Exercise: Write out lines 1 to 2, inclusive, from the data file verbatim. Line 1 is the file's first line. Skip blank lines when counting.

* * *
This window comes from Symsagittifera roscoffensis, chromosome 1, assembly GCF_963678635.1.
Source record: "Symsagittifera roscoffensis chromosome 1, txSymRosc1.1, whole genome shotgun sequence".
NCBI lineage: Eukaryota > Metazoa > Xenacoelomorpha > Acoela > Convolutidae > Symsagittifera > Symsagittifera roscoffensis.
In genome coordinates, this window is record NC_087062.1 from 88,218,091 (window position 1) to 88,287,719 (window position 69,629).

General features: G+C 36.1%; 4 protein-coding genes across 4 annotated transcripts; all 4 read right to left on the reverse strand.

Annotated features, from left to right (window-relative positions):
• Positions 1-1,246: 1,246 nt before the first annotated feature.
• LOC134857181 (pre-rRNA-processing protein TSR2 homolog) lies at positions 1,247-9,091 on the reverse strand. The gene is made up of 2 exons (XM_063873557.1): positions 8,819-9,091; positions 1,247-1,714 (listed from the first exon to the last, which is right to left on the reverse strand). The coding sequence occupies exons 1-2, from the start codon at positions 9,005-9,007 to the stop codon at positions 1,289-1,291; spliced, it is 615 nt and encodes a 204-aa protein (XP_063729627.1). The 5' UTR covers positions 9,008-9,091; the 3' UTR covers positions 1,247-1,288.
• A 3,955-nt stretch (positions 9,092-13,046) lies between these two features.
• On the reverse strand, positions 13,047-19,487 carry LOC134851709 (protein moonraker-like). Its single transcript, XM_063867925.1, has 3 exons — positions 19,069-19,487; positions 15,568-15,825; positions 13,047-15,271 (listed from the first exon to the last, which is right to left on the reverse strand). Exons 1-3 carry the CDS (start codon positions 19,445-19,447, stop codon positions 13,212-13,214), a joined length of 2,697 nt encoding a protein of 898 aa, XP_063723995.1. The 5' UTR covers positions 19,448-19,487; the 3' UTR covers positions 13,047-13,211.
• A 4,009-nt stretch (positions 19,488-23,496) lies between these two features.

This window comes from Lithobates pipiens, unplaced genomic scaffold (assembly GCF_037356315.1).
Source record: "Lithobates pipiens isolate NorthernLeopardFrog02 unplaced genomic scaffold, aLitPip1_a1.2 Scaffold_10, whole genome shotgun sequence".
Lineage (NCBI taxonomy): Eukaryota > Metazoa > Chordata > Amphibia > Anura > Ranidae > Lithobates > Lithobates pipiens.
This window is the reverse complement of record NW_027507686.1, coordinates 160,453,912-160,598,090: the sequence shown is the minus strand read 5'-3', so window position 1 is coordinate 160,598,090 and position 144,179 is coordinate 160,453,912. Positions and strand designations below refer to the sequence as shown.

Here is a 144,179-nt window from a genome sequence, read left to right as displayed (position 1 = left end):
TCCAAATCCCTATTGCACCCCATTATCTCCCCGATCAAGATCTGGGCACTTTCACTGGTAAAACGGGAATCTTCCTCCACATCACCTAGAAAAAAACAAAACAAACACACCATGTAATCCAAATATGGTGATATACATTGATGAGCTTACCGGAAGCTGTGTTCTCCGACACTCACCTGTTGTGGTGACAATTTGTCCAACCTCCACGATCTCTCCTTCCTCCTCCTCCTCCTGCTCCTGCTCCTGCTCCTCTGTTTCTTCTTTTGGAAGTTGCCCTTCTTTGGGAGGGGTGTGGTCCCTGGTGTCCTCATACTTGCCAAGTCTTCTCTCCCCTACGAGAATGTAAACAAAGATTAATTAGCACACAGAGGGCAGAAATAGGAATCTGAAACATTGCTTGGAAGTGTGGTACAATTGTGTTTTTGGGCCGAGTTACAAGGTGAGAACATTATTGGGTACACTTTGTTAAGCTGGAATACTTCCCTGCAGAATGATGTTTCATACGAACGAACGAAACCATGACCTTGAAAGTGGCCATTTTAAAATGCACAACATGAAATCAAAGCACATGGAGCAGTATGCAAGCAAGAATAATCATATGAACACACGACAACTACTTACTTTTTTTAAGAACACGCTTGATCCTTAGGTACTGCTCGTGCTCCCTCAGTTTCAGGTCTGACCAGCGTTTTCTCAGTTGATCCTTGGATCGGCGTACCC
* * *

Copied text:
This window comes from Symsagittifera roscoffensis, chromosome 1, assembly GCF_963678635.1.
Source record: "Symsagittifera roscoffensis chromosome 1, txSymRosc1.1, whole genome shotgun sequence".